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Early detection of left ventricular diastolic dysfunction using conventional and speckle tracking echocardiography in a large animal model of metabolic dysfunction

  • Mark M. P. van den Dorpel
  • Ilkka Heinonen
  • Sanne M. Snelder
  • Hendrik J. Vos
  • Oana Sorop
  • Ron T. van Domburg
  • Daphne Merkus
  • Dirk J. Duncker
  • Bas M. van Dalen
Open Access
Original Paper

Abstract

Left ventricular (LV) diastolic dysfunction is one of the important mechanisms responsible for symptoms in patients with heart failure. The aim of the current study was to identify parameters that may be used to detect early signs of LV diastolic dysfunction in diabetic pigs on a high fat diet, using conventional and speckle tracking echocardiography. The study population consisted of 16 healthy Göttingen minipigs and 18 minipigs with experimentally induced metabolic dysfunction. Echocardiography measurements were performed at baseline and 3-month follow-up. The ratio of peak early (E) and late filling velocity (E/A ratio) and the ratio of E and the velocity of the mitral annulus early diastolic wave (E/Em ratio) did not change significantly in both groups. Peak untwisting velocity decreased in the metabolic dysfunction group (− 30.1 ± 18.5 vs. − 23.4 ± 15.5 °/ms) but not in controls (− 38.1 ± 23.6 vs. − 42.2 ± 23.0 °/ms), being significantly different between the groups at the 3-month time point (p < 0.05). In conclusion, whereas E/A ratio and E/Em ratio did not change significantly after 3 months of metabolic dysfunction, peak untwisting velocity was significantly decreased. Hence, peak untwisting velocity may serve as an important marker to detect early changes of LV diastolic dysfunction.

Keywords

Echocardiography Speckle tracking echocardiography Diastolic dysfunction Left ventricular untwisting Diabetes mellitus Animal model 

Abbreviations

LV

Left ventricle (or ventricular)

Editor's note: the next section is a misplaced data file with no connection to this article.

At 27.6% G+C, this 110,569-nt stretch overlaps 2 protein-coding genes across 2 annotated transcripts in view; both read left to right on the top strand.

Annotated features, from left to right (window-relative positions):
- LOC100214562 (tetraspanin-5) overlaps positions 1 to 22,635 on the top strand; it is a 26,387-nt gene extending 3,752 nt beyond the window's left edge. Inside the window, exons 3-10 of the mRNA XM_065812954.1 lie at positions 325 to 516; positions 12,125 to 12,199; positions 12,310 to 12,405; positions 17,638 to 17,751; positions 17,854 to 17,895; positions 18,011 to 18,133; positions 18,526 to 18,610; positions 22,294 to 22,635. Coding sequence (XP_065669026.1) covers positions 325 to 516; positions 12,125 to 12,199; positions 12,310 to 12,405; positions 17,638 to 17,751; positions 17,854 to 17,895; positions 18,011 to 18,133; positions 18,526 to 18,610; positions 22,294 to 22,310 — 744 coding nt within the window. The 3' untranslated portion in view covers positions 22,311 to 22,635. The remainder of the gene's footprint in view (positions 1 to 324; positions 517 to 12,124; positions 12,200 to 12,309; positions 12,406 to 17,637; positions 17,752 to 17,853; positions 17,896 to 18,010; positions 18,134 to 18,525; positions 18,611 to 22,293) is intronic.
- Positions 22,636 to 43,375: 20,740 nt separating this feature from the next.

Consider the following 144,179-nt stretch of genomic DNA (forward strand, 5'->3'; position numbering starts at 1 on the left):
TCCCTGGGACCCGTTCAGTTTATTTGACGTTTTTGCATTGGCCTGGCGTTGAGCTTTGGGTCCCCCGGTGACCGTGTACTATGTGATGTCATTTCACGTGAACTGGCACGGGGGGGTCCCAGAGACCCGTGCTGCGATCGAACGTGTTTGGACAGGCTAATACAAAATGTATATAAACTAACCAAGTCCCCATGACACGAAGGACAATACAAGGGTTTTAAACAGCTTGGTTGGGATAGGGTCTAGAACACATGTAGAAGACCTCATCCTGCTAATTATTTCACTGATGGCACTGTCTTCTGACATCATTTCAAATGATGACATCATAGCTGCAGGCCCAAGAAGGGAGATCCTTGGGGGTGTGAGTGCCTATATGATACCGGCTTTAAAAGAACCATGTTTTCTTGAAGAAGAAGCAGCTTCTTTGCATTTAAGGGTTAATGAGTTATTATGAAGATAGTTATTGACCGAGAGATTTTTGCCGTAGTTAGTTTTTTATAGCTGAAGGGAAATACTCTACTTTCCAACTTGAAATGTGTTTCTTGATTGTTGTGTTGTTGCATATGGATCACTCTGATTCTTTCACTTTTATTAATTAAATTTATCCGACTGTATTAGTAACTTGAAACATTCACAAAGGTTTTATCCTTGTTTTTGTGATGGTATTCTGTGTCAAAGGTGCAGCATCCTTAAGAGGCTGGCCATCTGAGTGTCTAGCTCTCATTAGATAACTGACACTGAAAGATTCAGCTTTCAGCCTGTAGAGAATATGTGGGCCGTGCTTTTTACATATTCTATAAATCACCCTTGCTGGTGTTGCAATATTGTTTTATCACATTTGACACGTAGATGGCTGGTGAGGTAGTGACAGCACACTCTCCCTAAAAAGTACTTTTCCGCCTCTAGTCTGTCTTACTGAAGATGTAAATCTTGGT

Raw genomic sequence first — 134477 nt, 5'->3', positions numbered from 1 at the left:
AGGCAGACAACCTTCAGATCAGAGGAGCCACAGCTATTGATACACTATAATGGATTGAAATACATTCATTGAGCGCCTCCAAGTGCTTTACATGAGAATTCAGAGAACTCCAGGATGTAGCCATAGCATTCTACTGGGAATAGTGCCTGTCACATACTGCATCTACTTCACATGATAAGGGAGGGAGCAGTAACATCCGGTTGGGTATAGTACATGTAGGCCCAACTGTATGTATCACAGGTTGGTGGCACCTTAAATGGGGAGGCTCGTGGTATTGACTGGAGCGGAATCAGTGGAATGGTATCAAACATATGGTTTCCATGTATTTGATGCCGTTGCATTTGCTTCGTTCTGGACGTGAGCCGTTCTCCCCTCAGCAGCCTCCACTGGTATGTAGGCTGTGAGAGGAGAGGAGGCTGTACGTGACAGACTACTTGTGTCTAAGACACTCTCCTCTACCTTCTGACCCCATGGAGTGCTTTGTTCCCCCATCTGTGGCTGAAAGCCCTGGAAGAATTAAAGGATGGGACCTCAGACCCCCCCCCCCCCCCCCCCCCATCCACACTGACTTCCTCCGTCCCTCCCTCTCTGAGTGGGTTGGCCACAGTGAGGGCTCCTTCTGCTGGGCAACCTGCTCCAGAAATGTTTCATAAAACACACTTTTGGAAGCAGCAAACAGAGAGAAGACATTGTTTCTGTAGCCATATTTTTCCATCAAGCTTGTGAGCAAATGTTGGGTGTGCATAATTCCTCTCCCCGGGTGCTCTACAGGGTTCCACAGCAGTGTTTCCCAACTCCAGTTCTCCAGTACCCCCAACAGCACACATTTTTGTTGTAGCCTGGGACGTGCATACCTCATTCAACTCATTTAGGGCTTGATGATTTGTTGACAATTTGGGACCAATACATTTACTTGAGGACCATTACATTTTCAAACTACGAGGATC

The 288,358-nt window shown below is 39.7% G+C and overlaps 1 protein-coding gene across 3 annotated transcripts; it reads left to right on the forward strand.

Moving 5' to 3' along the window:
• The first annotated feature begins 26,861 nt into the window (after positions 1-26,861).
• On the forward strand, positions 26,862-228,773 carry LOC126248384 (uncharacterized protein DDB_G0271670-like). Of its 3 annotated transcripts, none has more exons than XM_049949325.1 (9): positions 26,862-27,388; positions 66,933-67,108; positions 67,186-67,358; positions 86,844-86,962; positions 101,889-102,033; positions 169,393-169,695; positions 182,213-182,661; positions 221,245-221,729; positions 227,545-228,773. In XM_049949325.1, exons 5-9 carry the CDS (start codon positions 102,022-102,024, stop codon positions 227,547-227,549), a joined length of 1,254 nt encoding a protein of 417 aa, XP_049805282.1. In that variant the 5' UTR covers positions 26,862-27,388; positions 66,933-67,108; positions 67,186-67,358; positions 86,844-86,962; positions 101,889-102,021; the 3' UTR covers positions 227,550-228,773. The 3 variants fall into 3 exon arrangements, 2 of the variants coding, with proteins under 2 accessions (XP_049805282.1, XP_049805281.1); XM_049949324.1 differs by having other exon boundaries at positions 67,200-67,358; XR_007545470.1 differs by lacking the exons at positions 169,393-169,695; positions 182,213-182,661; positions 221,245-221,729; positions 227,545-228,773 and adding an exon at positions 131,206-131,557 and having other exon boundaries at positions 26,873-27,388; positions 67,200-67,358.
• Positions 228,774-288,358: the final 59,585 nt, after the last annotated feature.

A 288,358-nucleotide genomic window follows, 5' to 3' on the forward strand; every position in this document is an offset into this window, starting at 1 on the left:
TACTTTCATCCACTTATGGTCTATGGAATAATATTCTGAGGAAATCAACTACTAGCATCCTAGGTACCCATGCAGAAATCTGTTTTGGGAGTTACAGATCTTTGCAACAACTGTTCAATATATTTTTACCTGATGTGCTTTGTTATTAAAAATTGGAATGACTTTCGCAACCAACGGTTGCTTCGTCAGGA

E

Peak early filling velocity

A

Peak late filling velocity

Em

Velocity of the mitral annulus early diastolic wave

Introduction

Heart failure is a major public health problem in developed countries [1]. Left ventricular (LV) diastolic dysfunction is one of the important mechanisms responsible for symptoms in patients with heart failure, irrespective of the presence or severity of systolic LV dysfunction [2]. Diastolic dysfunction and filling pressures can be assessed by two-dimensional and Doppler echocardiography [3, 4, 5]. Speckle tracking echocardiography can be used to quantify several subtle changes in LV mechanics, for example LV twist and untwisting. As the base of the heart rotates clockwise along the LV long-axis, the apex rotates counter clockwise. This results into a wringing motion of the heart, defined as LV systolic twist and diastolic untwisting [6]. LV untwisting plays an important role in the mechanics of early LV filling [7].

Diabetes mellitus is an important risk factor for the development of LV diastolic dysfunction [8, 9, 10, 11]. In previous studies on the use of speckle tracking for detection of LV dysfunction in diabetes mellitus, including two studies using a small animal model [12, 13], focus has been on assessment of LV strain and not on LV untwisting, and contrasting results were reported [14, 15, 16, 17, 18, 19, 20, 21, 22, 23].

The aim of the current study was to identify parameters that may be used to detect early signs of LV diastolic dysfunction in a large animal model of metabolic dysfunction, using conventional and speckle tracking echocardiography.

Although it was shown in previous studies [24, 25, 26] that LV untwisting may be a meaningful parameter of diastolic function, its potential as an early marker of diastolic dysfunction is unclear. By longitudinally investigating a large animal exposed to important risk factors for development of diastolic dysfunction, our study may provide important added information in this regard. The hypothesis of our study was that LV untwisting may be useful for detecting LV diastolic dysfunction at a very early stage.

Methods

Porcine model of metabolic dysfunction

The study population consisted of 16 healthy Göttingen minipigs (mean age 17.8 ± 0.8 months, mean weight 31.1 ± 1.6 kg) and 18 minipigs with metabolic dysfunction (mean age 17.7 ± 0.6 months, mean weight 31.0 ± 1.3 kg). Diabetes was induced with intravenous (ear catheter) injections of streptozotocin (25 mg/kg/day) over 3 days (total dose 75 mg/kg). One week after diabetes induction, a high fat diet (25% of saturated fats and 1% of cholesterol) was gradually introduced for diabetic pigs, whereas control pigs continued on a normal chow diet [27]. Pigs were group-housed (a total of 9 pigs at the same time) with a separate individual ad libitum access to food for 1 h/meal, twice daily for the entire 3-month study duration. Studies were performed in accordance with the NIH Guide for the Care and Use of Laboratory Animals (8th edition, National Research Council. Washington, DC: The National Academies Press, 2011) and were approved by the Animal Care Committee at Erasmus University Medical Center Rotterdam.

Echocardiography